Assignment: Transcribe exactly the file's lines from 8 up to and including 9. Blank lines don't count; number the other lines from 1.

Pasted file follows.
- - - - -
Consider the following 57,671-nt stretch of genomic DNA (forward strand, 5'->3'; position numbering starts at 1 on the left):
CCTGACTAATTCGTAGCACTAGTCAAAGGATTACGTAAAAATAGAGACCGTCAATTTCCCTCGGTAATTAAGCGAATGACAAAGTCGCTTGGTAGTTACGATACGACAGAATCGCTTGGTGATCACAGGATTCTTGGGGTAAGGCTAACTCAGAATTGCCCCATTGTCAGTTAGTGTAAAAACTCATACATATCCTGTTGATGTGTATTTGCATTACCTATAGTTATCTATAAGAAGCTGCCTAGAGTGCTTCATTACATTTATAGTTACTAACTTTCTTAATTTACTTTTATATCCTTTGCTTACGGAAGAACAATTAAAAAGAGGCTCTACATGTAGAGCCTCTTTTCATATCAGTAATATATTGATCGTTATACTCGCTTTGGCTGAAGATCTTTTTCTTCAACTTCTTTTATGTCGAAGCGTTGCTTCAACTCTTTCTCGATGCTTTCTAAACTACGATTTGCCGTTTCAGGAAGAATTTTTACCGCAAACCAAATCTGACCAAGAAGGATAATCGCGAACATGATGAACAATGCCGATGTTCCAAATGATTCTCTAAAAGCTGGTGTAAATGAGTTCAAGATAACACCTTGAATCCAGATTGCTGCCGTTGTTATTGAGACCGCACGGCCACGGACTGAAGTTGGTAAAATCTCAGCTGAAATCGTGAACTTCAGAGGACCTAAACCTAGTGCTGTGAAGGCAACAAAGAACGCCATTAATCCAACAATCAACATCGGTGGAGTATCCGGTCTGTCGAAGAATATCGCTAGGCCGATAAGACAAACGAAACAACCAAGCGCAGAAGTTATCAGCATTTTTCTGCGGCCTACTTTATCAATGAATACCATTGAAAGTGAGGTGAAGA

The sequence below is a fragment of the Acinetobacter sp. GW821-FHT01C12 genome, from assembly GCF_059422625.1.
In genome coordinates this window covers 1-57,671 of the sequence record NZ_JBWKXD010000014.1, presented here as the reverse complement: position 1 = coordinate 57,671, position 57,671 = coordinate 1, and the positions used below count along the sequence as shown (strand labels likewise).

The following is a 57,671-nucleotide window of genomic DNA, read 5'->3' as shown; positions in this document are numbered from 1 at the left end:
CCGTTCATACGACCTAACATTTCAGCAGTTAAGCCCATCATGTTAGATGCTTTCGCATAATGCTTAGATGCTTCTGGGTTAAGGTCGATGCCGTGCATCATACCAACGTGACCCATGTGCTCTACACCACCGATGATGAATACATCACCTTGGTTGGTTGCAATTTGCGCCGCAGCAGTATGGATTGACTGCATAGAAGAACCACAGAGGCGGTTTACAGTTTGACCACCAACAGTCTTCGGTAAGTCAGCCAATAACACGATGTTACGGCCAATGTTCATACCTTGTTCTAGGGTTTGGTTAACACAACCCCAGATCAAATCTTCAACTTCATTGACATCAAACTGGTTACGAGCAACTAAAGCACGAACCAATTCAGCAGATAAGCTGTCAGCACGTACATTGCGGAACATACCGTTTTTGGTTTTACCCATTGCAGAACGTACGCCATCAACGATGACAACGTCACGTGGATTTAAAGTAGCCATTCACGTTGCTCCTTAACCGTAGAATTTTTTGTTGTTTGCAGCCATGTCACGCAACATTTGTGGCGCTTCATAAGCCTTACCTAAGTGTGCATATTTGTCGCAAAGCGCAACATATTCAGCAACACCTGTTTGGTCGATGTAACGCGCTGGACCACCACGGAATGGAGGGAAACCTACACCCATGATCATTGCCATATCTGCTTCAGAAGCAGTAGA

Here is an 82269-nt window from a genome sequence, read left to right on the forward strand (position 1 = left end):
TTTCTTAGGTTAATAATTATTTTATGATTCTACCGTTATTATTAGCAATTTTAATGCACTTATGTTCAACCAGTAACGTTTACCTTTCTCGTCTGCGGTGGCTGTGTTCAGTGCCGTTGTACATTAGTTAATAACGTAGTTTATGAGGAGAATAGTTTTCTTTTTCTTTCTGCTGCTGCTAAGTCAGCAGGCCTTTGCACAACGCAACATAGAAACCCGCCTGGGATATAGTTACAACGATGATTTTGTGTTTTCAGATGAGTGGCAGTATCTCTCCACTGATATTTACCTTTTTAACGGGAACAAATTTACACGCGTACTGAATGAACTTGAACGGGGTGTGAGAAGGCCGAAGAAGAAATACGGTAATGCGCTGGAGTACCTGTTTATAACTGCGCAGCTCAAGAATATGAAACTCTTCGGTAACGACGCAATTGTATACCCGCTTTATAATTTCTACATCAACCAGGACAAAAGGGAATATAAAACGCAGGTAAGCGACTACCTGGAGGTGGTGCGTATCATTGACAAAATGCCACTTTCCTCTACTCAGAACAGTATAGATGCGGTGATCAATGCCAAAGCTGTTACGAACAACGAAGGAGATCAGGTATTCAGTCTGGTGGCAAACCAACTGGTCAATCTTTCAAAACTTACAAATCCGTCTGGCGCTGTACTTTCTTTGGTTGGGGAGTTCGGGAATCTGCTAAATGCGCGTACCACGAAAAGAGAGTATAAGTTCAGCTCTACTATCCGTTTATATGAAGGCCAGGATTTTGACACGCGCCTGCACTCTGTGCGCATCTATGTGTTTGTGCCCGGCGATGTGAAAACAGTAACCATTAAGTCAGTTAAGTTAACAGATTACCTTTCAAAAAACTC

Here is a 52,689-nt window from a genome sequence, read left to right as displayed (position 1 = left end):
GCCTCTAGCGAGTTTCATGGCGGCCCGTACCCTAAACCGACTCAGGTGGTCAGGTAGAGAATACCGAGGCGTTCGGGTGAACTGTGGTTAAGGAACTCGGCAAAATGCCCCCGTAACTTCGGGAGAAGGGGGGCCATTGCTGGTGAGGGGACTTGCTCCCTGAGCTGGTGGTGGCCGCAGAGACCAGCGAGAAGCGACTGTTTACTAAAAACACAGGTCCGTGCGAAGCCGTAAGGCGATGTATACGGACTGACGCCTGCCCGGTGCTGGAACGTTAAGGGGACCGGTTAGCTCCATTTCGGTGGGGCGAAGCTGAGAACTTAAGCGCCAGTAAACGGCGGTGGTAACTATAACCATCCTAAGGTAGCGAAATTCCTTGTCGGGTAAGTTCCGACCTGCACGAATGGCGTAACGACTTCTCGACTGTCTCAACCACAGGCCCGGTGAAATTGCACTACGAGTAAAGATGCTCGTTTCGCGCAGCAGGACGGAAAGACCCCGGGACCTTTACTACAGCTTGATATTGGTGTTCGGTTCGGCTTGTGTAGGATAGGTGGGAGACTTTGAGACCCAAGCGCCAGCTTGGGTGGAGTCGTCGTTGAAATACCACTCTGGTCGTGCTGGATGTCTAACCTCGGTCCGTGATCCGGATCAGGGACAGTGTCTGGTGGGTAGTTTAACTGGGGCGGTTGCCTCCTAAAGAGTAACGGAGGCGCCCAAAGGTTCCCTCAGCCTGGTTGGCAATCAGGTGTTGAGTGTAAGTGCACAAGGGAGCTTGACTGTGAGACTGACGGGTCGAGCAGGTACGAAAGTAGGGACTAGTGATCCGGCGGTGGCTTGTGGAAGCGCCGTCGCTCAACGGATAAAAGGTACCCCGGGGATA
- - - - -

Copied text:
TTTCTTAGGTTAATAATTATTTTATGATTCTACCGTTATTATTAGCAATTTTAATGCACTTATGTTCAACCAGTAACGTTTACCTTTCTCGTCTGCGGTGGCTGTGTTCAGTGCCGTTGTACATTAGTTAATAACGTAGTTTATGAGGAGAATAGTTTTCTTTTTCTTTCTGCTGCTGCTAAGTCAGCAGGCCTTTGCACAACGCAACATAGAAACCCGCCTGGGATATAGTTACAACGATGATTTTGTGTTTTCAGATGAGTGGCAGTATCTCTCCACTGATATTTACCTTTTTAACGGGAACAAATTTACACGCGTACTGAATGAACTTGAACGGGGTGTGAGAAGGCCGAAGAAGAAATACGGTAATGCGCTGGAGTACCTGTTTATAACTGCGCAGCTCAAGAATATGAAACTCTTCGGTAACGACGCAATTGTATACCCGCTTTATAATTTCTACATCAACCAGGACAAAAGGGAATATAAAACGCAGGTAAGCGACTACCTGGAGGTGGTGCGTATCATTGACAAAATGCCACTTTCCTCTACTCAGAACAGTATAGATGCGGTGATCAATGCCAAAGCTGTTACGAACAACGAAGGAGATCAGGTATTCAGTCTGGTGGCAAACCAACTGGTCAATCTTTCAAAACTTACAAATCCGTCTGGCGCTGTACTTTCTTTGGTTGGGGAGTTCGGGAATCTGCTAAATGCGCGTACCACGAAAAGAGAGTATAAGTTCAGCTCTACTATCCGTTTATATGAAGGCCAGGATTTTGACACGCGCCTGCACTCTGTGCGCATCTATGTGTTTGTGCCCGGCGATGTGAAAACAGTAACCATTAAGTCAGTTAAGTTAACAGATTACCTTTCAAAAAACTC

Here is a 52,689-nt window from a genome sequence, read left to right as displayed (position 1 = left end):